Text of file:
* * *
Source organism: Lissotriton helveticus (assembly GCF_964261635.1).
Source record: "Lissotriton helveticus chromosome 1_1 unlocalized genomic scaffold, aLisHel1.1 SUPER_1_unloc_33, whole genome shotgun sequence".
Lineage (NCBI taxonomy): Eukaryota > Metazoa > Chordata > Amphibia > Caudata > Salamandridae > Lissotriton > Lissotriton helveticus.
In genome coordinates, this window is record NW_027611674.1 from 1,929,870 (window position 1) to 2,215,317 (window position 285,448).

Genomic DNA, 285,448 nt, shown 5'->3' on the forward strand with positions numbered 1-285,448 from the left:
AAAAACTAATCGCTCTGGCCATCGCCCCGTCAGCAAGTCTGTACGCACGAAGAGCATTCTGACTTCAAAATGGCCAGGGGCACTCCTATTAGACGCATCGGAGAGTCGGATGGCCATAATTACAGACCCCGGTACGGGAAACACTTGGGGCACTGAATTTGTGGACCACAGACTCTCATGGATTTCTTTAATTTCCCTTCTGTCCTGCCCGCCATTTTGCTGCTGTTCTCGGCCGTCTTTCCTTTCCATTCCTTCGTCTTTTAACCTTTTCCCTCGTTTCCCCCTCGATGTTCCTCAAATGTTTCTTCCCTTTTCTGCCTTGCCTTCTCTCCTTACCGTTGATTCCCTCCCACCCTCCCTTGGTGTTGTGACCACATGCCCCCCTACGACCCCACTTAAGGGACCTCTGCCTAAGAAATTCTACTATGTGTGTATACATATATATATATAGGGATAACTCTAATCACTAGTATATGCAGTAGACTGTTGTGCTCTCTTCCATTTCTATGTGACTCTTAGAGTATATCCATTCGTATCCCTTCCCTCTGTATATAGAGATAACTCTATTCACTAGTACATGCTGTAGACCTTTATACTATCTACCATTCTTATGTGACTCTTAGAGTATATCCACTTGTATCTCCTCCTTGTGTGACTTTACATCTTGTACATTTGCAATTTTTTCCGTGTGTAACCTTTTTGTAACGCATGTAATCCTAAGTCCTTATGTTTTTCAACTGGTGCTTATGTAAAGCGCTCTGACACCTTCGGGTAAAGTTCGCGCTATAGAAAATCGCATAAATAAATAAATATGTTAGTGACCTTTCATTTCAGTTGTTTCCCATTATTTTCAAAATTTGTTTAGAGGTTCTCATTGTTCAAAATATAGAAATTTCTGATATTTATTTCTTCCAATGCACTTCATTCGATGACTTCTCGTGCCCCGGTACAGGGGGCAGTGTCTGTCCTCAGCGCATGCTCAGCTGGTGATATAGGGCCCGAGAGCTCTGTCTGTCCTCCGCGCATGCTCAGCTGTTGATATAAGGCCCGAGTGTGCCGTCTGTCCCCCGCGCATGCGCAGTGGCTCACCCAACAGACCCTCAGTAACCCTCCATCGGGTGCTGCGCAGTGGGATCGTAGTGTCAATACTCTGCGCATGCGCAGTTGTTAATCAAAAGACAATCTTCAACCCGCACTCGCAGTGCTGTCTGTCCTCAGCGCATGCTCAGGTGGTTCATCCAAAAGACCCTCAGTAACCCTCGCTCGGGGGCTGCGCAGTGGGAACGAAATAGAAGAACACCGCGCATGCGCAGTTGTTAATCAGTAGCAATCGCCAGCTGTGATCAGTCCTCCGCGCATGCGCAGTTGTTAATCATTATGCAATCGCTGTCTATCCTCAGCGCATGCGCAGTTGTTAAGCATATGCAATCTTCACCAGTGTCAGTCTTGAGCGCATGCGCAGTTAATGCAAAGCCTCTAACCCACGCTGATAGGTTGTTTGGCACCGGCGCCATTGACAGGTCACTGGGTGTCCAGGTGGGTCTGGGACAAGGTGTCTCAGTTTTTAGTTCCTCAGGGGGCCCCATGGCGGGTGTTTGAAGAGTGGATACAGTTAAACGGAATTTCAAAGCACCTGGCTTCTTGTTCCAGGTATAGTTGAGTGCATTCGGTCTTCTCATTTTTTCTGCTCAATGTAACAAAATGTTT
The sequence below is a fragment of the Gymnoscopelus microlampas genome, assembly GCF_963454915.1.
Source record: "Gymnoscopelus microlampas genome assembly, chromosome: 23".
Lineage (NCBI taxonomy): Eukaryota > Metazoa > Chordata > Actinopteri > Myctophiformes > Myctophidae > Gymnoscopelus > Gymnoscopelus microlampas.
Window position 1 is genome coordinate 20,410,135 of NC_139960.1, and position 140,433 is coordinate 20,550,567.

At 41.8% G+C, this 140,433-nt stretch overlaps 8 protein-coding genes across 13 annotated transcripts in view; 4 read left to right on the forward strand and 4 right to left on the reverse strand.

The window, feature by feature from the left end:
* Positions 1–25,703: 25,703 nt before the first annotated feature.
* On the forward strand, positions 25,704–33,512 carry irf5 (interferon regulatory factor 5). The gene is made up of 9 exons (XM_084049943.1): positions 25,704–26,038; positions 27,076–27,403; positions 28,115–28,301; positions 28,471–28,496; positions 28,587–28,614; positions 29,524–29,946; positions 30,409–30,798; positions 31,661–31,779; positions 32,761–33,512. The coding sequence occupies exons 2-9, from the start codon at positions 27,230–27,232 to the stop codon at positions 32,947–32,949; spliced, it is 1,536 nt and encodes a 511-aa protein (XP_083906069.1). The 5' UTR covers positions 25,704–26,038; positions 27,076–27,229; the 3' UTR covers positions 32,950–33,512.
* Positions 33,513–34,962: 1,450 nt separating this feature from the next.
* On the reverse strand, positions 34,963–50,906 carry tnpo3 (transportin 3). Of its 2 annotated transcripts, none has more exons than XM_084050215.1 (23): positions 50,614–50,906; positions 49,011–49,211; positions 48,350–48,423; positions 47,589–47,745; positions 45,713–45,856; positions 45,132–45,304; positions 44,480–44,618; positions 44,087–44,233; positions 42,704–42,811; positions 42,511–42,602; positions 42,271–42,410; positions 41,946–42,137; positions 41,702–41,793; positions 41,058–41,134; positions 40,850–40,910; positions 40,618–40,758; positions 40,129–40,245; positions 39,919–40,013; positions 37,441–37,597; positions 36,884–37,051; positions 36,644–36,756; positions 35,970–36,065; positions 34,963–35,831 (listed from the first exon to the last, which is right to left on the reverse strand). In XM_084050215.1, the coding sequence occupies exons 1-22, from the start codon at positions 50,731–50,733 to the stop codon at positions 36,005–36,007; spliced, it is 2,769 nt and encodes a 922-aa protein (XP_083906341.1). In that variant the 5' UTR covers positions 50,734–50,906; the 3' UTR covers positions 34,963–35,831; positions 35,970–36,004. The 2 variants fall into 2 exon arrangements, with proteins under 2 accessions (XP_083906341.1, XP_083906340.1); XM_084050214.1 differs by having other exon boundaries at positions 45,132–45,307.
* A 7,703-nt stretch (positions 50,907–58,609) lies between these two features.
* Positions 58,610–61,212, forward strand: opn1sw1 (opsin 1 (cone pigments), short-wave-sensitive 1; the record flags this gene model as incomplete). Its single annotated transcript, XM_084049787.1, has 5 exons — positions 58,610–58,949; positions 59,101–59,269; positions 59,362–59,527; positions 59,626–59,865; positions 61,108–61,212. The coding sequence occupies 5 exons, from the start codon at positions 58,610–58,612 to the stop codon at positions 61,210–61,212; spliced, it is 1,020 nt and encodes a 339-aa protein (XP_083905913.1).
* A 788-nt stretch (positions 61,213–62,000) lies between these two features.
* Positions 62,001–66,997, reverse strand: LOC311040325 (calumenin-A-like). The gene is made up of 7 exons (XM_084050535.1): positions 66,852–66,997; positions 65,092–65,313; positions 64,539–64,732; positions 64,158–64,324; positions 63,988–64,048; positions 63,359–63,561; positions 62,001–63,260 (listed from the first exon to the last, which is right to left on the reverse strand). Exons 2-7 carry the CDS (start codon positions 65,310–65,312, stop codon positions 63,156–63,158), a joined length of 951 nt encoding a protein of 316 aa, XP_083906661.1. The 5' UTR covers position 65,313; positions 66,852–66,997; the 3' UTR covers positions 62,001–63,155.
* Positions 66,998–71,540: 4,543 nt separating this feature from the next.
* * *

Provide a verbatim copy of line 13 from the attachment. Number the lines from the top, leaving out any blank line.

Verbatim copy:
* Positions 1–25,703: 25,703 nt before the first annotated feature.